Notes on Making Every English Lesson Count

‘We each have to carve out our own teaching identity’

The principles:

  1. Challenge
  2. Explanation
  3. Modelling
  4. Deliberate practice
  5. Questioning
  6. Feedback

‘Real English teaching requires you to take the harder route’ p4

‘…young people absorb new words incrementally through multiple exposures to the word in slightly different contexts over time’ p5 (ref. E.D. Hirsch Why Knowledge Matters)

‘…direction, immersion and habit’ p5

‘…establish and maintain good working behaviours’ p6

‘…a child requires many forms of knowledge: of the writer’s life and times; of genre conventions and plot; of language devices and vocabulary; of themes and allusions.’ p11

How to chose a text:

  • Lexical challenge
  • Conversation of mankind
  • Literary conventions
  • Cultural capital

And then perhaps make a final choice between good options: ‘The throbbing heart of the English lesson should be the text itself’ p15

‘A ripple that, eventually, becomes a wave.’ p16

‘…it is far more effective to teach a range of critical interpretations than it is to tell students to make them up’ p19

Daniel Willingham: “Teaching content is teaching reading” p21

Teaching vocabulary:

Wittgenstein: “The limits of my language mean the limits of my world”

  • words should be taught in context
  • words should be taught with student friendly explanations
  • students need to see how words work in multiple contexts
  • students should practise using the words straight away
  • students should have multiple exposures to new words
  • teach two or three words a lesson
  • model your love of words
  • insist on precise vocabulary in discussion

Preparation/priming a class for a text:

  • Provide three quotations
  • Themes first
  • Contextual clues
  • Related non-fiction
  • Descriptive adjectives
  • A question

Questioning (p34-35)

Make it concrete:

Images:

  • Pair words and images
  • keep images near the text
  • simple images
  • students drawing
  • appropriate clips

Graphs and diagrams

Drama: ‘…shed light on a moment in the play and develop it in great detail, not to act out a whole scene’ p40

Go intertextual:

  • Intertextual explanations: Scrooge and Birling are both businessmen…
  • Intertextual questions: Scrooge and Birling are both businessmen. What are the main differences..?
  • Intertextual tasks: Venn diagrams, comparison

Modelling reading (analysis):

“The goal of modelling reading, therefore, is to shine a light on implicit metacognitive processes processes so that feel simple and achievable” p46

Explode a quotation:

  • Circle key words
  • label literary devices – explain their effect
  • zoom in on one key word – effect
  • link to other scenes/quotations
  • historical context
  • ask a further question

Ask for verbal responses, list them, discuss their appropriateness, run with the best. p51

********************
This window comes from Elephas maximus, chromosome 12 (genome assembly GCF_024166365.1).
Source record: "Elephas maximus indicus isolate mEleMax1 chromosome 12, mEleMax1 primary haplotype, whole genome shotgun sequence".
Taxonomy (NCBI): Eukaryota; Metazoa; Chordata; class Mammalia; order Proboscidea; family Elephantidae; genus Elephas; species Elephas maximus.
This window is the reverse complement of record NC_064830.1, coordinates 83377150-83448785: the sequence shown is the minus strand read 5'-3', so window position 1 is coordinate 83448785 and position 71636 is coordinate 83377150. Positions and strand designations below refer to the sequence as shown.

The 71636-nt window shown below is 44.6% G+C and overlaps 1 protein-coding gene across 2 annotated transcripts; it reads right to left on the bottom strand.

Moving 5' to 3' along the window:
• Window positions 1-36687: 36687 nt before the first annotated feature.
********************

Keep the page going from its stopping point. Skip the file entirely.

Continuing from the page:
Sentence stems

Read out loud

Practising reading

Read alone/shared reading

Question templates – p68-71

Retaining knowledge:

  • Pause lessons – quizzes, essays plans etc.
  • low stakes quizzes (5 a day etc.)
  • Online quizzes
  • Essay plans
  • Extended writing

Writing:

Neil Gaiman: “Parameters are the things you bounce of to create art” p80

“…make sure children know a lot about a topic before the start writing about it!” p83

Scaffolding:

  • Starter sentences
  • Shared writing
  • Class discussions and notes
  • Student examples

Rhetoric p88-90

Grammar – talk in the language of grammar and teach grammar in context

Great example of how to teach the correct use of the semi colon p98-99

Spelling memory cues p100

Writing success criteria: not too many and have both the official criteria and your own student friendly rules or targets p102

Modelling Writing:

“…working backwards from an excellent model and working forwards towards an excellent model.”

I do, we do, you do

WAGOLL / WABOLL

  • Think of your reader
  • Model short (sentence)
  • Model medium (paragraph)
  • Model long (exemplar whole texts)

Creating the right culture :

  • Set the ethos
  • Clear rules and sanctions
  • Benchmark brilliance
  • Bright spots (share high quality work) (visualiser)
  • Praise
  • Nudge
  • Consistency

Flow state:

  • Write regularly
  • Adopt a position
  • Map a path
  • Retreat or circulate
  • Interrupt wisely

Scaffolding:

  • tight parameters
  • tick lists
  • sentence starters
  • key words
  • discussion

‘…independent writing is a destination, not a teaching strategy in its own right” p133

Feedback:

  • Mark less, mark better
  • DIRT
  • Pupils edit first (STAR)
  • Live mark – highlighter / dot marking / circle / verbal
  • Spotlight (bright spot)
  • marking tips p144

 

 

 

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